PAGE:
couldn't get past the lame narrator
Have read this book multiple times with great satisfaction. The narration delivery was way overboard. Too much inflection.
Amazingly thorough and as unbiased as the author could make it. Delivered by the always fantastic Scott Brick.
I would have shortened the book by about one third. It was unnecessarily repetitive. The author did a good job at presenting all sides of what was a very controversial tragedy, but it was obvious that his personal background (a non climber) caused him to emphasize aspects that were of little interest in an attempt to be thorough.
The ending went on for what seemed like forever in that it attempted to summarize all that had happened before. We all knew the ending. But little that was presented was new with the possible exception of the incompetence of the National Park Service.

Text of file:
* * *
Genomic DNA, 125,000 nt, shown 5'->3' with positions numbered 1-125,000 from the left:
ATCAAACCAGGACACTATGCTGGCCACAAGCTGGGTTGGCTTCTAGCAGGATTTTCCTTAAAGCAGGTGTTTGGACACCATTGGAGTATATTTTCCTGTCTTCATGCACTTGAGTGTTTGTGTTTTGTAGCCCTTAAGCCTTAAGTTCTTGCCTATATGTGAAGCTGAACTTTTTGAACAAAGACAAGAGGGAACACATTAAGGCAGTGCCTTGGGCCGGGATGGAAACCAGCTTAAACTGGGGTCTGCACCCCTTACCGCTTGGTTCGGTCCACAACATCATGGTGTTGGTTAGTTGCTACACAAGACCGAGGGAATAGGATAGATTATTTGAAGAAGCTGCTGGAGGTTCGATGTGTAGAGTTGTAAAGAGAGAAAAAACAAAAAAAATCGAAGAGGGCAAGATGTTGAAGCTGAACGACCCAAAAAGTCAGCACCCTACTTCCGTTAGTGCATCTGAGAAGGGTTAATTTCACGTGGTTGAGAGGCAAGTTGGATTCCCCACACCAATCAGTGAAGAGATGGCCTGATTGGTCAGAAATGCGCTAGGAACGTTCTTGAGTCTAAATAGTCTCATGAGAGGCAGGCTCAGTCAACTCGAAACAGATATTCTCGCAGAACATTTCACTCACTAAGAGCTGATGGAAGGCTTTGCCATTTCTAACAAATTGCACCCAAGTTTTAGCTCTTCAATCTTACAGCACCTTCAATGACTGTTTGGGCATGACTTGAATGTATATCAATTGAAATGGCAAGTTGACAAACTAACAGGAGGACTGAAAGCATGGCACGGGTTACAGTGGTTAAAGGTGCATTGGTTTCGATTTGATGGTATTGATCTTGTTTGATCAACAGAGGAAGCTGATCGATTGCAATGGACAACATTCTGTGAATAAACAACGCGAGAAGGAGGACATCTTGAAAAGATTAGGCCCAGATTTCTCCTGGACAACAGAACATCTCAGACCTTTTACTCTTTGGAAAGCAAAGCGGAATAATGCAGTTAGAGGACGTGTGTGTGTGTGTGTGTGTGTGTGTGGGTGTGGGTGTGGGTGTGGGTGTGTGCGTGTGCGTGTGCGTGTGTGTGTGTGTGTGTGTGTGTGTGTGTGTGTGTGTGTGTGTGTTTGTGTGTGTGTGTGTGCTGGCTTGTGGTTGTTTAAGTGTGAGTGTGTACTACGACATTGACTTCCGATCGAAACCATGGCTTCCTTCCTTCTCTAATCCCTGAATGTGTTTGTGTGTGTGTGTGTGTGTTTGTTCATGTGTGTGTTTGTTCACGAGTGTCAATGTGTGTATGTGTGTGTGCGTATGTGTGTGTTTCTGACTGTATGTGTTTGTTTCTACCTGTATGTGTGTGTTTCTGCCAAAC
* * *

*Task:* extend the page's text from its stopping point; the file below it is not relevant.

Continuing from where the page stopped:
The performance was OK but somewhat flat. He did mispronounce a number of words commonly used in the climbing community.
If you like Into Thin Air, listen to this.
Into thin Air
no favorite, but I could not stop listening
I'm almost finished with the book but came here to see if anyone else was a little put off by the narration. So it's not just me! I've loved Scott Brick's narration every other time I've heard him, but this time he's over the top. The story is dramatic enough without "help."
Aside from that, it is indeed a dramatic and interesting story. I may buy the paper book for a re-read, especially if it contains the photographs described by the author. I've scoured the net looking for them and no luck.